Harm Johnson

Harm Johnson
Probably a copy of his wedding photo from 1858 (copied 1891)

Jennie Johnson (eventually Sootsman and then DeKorn) and her family traveled to the United States on the SS Castor, arriving in New York on May 4, 1881. Below is a copy of the manifest and a photo of the Castor.SS Caster Page 1 Janssen immigrationSS Caster Page 5 Janssen Immigration name listMedia0050

Kate married Hemmens Edward Siertsema.  Kate and Hemmens had several children, including Annetta Lucile (Harmens) who was born in 1884 and died on 16 Dec 1974 in Kalamazoo.  Eventually Annetta had her own daughter named Annetta (born 1910), as well as a son, Lowell (born 1913).

Jantje (Jennie) married Oscar Sootsman.  They had two daughters:

1. MARION SOOTSMAN was born on 30 May 1892 in Kalamazoo, Kalamazoo County,

Michigan, USA. She died on 21 Apr 1948 in Kalamazoo, Kalamazoo County,

Michigan, USA. She married John Ewart McQuigg, son of Moore McQuigg and

Lizzie on 11 Aug 1928 in St Joseph Co. IN. He was born in 1894.

2. MAJORIE (MARGE) SOOTSMAN was born in Apr 1896. She married GEORGE OWENS.

3. There might have been a son, but if so, I haven’t been able to locate him yet.

Oscar Sootsman passed away in Kalamazoo in 1907. Three years later, Jantje married widower Richard DeKorn (you were waiting for the DeKorn connection, right?).  Richard died in 1930, eighteen years before Jantje, who passed on in 1948.

So these girls, Marion and Marge, were Richard DeKorn’s stepdaughters.  When Richard and Jennie married, the girls were 18 and 14. In the family photographs I have the girls are sometimes in family group shots.  Here is a photo of Alice Leeuwenhoek (Uncle Lou and Aunt Jen’s daughter) with Marge Sootsman.  To clarify, Alice’s grandfather was married to Marge’s mother.

On the following page, first photograph, you can see Jantje (Jennie) with her daughter Marion.  In between them is Jennie’s sister Kate’s granddaughter Annetta (1910 – 2005).  The top middle photo is Marge (Marjorie) and Marion Sootsman.  Below that is a photo of Marge by herself.  The next, or fourth, photo is Richard and Jennie DeKorn.  The man at the right is George Owen, who married Marge Sootsman.

In this next set of photos, we have the granddaughter of Kate, Annetta in two photos by herself and one perhaps with her brother Lowell (1913 – 2004).  There are three photos of Marion Sootsman.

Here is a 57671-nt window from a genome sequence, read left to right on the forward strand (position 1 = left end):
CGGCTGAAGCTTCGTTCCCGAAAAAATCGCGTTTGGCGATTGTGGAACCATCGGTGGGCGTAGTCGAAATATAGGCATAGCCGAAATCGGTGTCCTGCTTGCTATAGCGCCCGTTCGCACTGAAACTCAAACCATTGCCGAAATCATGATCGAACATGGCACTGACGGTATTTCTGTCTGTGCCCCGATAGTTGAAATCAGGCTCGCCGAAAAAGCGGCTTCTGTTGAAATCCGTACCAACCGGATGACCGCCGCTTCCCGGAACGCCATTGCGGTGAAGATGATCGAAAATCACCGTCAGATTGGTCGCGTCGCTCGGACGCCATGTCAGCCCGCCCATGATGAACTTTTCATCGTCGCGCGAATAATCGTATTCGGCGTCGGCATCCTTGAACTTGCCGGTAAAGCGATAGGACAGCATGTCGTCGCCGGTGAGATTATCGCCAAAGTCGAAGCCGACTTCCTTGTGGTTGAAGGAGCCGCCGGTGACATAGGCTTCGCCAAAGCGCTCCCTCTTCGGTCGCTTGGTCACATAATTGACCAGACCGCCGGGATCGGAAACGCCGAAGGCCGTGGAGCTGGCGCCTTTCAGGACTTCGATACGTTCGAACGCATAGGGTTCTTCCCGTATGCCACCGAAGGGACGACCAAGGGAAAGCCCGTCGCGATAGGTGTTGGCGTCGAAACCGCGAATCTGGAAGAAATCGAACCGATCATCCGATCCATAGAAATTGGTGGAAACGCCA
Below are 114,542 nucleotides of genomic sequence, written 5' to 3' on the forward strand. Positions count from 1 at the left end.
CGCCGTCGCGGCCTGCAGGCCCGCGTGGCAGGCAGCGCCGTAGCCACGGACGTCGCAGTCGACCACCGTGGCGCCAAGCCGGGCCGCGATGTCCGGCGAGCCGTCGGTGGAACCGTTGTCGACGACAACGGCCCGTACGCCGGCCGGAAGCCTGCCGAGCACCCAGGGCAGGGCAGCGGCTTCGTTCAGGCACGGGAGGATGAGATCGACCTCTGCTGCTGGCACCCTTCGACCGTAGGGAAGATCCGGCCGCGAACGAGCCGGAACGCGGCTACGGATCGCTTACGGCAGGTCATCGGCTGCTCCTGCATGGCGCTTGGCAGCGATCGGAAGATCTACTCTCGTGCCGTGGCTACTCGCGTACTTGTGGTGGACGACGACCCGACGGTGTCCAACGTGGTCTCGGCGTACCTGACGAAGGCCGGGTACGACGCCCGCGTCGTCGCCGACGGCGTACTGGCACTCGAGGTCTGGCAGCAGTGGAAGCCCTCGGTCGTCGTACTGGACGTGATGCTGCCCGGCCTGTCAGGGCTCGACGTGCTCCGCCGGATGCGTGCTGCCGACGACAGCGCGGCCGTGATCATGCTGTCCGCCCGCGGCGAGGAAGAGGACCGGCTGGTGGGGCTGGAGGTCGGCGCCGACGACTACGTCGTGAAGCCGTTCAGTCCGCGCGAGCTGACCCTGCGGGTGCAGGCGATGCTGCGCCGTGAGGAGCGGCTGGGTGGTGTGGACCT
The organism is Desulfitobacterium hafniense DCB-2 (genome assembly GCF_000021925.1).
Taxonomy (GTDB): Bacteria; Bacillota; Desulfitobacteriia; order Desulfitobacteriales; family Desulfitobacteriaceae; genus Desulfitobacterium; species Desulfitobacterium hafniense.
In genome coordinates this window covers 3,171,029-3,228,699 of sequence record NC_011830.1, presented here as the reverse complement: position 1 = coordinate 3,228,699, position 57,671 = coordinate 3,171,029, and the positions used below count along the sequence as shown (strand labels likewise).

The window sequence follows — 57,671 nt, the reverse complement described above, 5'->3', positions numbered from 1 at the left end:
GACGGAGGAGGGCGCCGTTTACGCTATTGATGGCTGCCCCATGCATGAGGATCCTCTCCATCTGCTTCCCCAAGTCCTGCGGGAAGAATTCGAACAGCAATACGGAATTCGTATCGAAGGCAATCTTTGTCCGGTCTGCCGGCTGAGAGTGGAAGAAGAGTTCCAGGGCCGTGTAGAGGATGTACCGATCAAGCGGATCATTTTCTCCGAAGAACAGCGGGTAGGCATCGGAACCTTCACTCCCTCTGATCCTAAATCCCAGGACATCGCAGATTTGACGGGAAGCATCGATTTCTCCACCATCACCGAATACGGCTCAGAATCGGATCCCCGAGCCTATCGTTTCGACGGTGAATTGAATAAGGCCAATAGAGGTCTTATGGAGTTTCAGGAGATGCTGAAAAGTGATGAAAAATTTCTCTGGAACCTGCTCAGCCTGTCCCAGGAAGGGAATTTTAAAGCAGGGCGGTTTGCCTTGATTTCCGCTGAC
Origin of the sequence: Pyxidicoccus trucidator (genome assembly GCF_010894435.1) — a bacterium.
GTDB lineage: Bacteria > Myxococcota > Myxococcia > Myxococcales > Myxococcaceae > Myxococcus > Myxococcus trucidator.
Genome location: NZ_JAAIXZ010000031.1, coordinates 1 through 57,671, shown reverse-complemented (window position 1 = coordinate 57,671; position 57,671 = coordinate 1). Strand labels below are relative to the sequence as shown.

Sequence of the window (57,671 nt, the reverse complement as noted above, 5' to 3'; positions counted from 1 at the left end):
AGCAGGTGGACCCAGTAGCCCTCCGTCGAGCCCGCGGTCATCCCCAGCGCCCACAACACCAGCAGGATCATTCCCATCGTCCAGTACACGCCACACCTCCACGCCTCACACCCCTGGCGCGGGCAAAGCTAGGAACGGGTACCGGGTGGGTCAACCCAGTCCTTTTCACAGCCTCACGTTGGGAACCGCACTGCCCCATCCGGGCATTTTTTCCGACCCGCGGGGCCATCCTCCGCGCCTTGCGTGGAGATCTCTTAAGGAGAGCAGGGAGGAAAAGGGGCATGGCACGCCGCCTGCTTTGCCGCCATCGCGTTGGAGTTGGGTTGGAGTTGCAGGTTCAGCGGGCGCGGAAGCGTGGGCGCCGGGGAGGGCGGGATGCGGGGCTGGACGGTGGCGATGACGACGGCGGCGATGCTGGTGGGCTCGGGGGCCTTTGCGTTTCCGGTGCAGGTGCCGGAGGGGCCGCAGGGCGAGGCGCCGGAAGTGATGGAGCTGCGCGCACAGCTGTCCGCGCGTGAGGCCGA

The final set of photos shows Annetta at the piano and Lowell playing, Comstock, Michigan.  Then Richard (“Uncle Dick”) and Jennie DeKorn are pictured with Annetta, Lowell, and their parents, Everett William  and Annetta Harmens VanHoeve.   The center photo is Annetta at Comstock School.  The top right photo is in front of the Bath House at Ramona Park at Long Lake, which was owned by Richard DeKorn’s sister-in-law from his first marriage and her husband.  Annetta is seen here with her cousin Herman Harmens.  The bottom right photo seems to be Annetta with Lowell’s bicycle.

The following obituary belongs to Jantje/Jennie Johnson Sootsman DeKorn:

Blog reader Grady Ellis sent me these copies of scrapbook pages, as well as some family history from that family group.  These photos came to Grady from Susan A. VanHoeve McEwen, who owns the originals. He says that the Harmens family owned the Shell Service Station on Portage Street, just north of the Lovers Lane intersection.  He worked there while he was going to college in the early 70s “back in the days when you really received service in a gas station . . .  long ago.”

Grady shared the contents of an obituary in the Kalamazoo Gazette on July 19, 1907 for Oscar Sootsman:

“Funeral for Oscar Sootsman.

The funeral of Oscar Sootsman who was killed by being run over by the city sprinkling wagon Wednesday night, will be held at the home, on South Burdick street at 3 o’clock Saturday afternoon.  The Rev. William Pool and the Rev. Mr. Koolker will officiate.  Interment will take place at Riverside.”

Here is another:

What a sad death.  He was run over by the truck he drove. No wonder the paper said he was a man of great courage.  Here is his death certificate:

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I wonder which Richard DeKorn building site this is.  The thin line of trees behind it is interesting because that doesn’t look like right downtown.  What do you think the buildings behind the site are?  And that long low structure?

The next photo was identified by reader David K. as “the old city hall in Grand Rapids.” http://cdn.loc.gov/service/pnp/habshaer/mi/mi0000/mi0015/photos/089268pv.jpg This makes sense because the photographer, Joseph DeKorn, ended up going to work for the City of Grand Rapids, eventually becoming  Superintendent of the Grand Rapids Water and Light Company. The details of the building are beautiful, as is the landscaping.

Joseph DeKorn took the following photo of Kalamazoo’s downtown. Comments by readers help to describe more about the location.

Downtown Kalamazoo

Downtown Kalamazoo

As usual, I don’t know enough about these photographs.  The first one was a photo I found with old newspaper clippings.  The other two were from glass negatives taken by Joseph DeKorn.  Any guesses on age, based on the clothing of the people?